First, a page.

Time is merciless, regularly exiling people into oblivion even as the taste of youth still lingers on their tongues. That principle seems to hold true with millennials, as they lose some of the consumer spotlight to their successors in Gen Z.
Gen Z — generally defined as people born after 1996 — are expected to become the largest consumer segment within a year, when they will account for 32 percent of the global population. Those consumers have never known a non-digital, web-free world. They were youthful members of The Great Recession. And for the U.S. and members of that generation from certain other countries, they have never known a world without war.
Brands, retailers and payment providers are already preparing for the arrival of Gen Z as adult consumers. Consider Target. The retail chain recently launched three house brands geared toward its teen and young adult customers. Two brands will focus on clothing, while another will focus on electronics.
Target’s Heyday brand will offer items ranging from speakers to cell phone cases. The retailer’s new Wild Fable brand will offer mix-and-match women’s clothing, while Original Use will be geared toward men. To promote the new brands, Target plans to roll out in-store displays that will allow customers to mix and match items. The retailer plans to market the brands on platforms — such as Instagram, Snapchat and YouTube — that attract a younger audience.
Early signs indicate that Gen Z, despite digital habits honed since birth, will not reject the bricks-and-mortar experience. One study that mirrors findings of others — this one from Euclid Analytics — found that 66 percent of Gen Zers prefer in-store shopping, while 28 percent want to interact with store associates. That said, Gen Z, commonly considered a mobile-first generation, uses digital channels to research products, but then prefers to go to the store to touch and try out those products prior to making their purchases.
The consumer power of Gen Z also extends to influence: A report by IBM and the National Retail Federation said that 70 percent of the average family’s spending is influenced by these post-millennial consumers.
That said, risk is unlikely to come as easy to Gen Z as it may have come to older people.
That’s in large part because of The Great Recession. “They are more risk-averse than previous generations in terms of both attitudes and behavior,” said Jean Twenge, a professor of psychology at San Diego State University, who has studied the generation — including its relatively risk-averse attitudes toward sex and drinking, which promise to also influence marketing and commerce directed at Gen Z.
Sex, drugs and rock-and-roll? Probably not for those younger consumers.
That said, the apparent reluctance for risk does not seem to apply to the generation’s enthusiasm for entrepreneurism. Compared to millennials, the consumers who are immediately in line after them are 55 percent more likely to start a business. Why?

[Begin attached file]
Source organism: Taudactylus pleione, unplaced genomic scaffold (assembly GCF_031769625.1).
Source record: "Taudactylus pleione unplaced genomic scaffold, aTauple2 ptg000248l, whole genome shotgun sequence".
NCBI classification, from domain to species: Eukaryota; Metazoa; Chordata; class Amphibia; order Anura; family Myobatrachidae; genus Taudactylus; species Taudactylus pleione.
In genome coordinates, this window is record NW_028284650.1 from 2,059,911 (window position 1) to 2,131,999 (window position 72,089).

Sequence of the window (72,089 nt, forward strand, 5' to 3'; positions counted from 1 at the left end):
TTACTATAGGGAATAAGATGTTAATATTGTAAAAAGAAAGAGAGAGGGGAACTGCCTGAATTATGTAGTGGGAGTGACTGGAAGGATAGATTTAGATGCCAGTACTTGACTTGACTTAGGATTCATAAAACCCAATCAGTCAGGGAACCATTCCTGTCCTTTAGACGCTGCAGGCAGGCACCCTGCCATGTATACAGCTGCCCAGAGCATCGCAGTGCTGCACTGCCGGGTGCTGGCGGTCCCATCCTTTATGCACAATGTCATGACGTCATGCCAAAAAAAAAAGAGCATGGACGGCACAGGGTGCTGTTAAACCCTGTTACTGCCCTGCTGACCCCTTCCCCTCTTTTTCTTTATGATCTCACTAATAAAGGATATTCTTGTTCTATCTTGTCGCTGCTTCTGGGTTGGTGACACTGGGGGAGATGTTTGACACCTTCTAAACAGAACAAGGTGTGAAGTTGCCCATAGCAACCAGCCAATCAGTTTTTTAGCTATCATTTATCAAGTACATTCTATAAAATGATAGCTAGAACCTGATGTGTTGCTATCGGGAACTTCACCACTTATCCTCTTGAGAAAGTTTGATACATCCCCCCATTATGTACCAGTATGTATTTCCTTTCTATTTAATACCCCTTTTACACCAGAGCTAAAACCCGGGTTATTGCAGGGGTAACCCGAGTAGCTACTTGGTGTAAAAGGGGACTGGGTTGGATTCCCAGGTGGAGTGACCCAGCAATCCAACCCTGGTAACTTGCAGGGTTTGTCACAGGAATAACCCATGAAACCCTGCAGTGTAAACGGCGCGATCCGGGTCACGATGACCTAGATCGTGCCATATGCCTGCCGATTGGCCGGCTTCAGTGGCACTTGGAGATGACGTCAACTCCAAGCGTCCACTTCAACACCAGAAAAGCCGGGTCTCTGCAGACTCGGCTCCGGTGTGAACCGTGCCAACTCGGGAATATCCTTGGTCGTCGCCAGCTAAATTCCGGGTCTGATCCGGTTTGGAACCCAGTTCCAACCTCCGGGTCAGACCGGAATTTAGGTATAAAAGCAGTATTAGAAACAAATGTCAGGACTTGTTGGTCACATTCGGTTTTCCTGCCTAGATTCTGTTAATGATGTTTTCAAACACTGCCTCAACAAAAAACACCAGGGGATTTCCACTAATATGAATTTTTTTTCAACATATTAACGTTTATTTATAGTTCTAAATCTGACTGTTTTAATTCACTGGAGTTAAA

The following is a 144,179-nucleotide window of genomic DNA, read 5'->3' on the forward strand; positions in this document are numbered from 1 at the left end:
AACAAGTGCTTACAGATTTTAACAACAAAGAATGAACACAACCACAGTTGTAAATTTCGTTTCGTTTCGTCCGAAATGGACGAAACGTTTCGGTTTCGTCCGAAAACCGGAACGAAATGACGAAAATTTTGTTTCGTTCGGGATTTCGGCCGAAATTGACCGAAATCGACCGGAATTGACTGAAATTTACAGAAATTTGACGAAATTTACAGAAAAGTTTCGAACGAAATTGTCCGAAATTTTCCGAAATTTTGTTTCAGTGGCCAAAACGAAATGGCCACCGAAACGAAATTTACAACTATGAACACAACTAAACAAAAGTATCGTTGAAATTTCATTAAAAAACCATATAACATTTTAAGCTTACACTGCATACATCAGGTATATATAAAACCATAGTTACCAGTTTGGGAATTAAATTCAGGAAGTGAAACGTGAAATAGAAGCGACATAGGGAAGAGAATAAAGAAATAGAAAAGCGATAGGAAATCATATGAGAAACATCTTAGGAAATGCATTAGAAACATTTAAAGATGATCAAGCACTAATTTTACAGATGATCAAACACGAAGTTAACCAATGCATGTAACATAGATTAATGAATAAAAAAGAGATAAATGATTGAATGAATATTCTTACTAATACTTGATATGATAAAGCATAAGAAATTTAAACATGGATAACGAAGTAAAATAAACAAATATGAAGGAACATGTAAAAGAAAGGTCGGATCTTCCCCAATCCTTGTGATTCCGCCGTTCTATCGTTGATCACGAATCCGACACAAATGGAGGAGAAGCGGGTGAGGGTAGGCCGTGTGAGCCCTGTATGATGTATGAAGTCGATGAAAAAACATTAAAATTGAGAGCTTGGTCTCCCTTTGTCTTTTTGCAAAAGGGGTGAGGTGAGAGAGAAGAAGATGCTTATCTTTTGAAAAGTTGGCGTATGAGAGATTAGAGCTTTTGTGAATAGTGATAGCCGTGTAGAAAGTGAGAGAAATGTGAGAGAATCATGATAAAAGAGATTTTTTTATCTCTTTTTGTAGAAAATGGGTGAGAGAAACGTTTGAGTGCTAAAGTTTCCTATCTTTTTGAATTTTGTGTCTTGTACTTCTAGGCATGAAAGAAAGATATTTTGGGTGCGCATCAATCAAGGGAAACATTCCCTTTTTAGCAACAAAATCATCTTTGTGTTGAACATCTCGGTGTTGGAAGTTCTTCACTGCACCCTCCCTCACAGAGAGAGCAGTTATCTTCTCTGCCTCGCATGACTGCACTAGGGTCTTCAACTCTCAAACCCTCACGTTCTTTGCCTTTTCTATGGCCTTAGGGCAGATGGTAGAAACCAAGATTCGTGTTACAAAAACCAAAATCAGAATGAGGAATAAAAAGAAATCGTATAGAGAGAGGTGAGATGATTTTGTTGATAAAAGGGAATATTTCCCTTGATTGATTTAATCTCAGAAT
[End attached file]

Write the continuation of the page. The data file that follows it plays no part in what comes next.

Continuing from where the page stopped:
“Gen-Z is growing up in an era where building an eCommerce storefront on Etsy or building a store via Shopify requires little skill and minimal financial backing,” reads one report. “The barriers to entrepreneurship are constantly being lowered, affording Gen Zers more time to devote to being creative and taking advantage of their youthful optimism.”
All that taken into account, let’s not bury millennials just yet. Major companies are placing big bets on those consumers. After all, they are getting older and earning more.
Samsung recently said it would overhaul its smartphone strategy, lowering the price point of its handsets to appeal to more millennials. Toyota’s redesigned Corolla Sport hatchback and its newest Crown model are reportedly the manufacturer’s “first generation of fully connected cars,” featuring technology that enables such tasks as closing car windows via drivers’ mobile phones and a virtual assistance service that offers navigation guidance, among other benefits — part of a push to get more millennials to buy its cars.
What’s more, marketers, retailers and social media operators are investing significant time and money in trying to figure out if — and how — millennial attitudes toward certain online activities might shift. A recent study from Pew Research found that younger Facebook users are more likely to adjust their privacy settings or delete the Facebook app from their mobile phones. Of those between the ages of 18 to 29 — millennials — 44 percent said they opted to delete the Facebook app during the past year, which is close to four times the share of users age 65 and older who are deleting the app.
Gen Z has a ways to go before its members become the dominant force in payments and commerce. But as so many mediocre songwriters have reminded us, time slows for no one, and it will not be long before the mobile-first generation takes the reigns.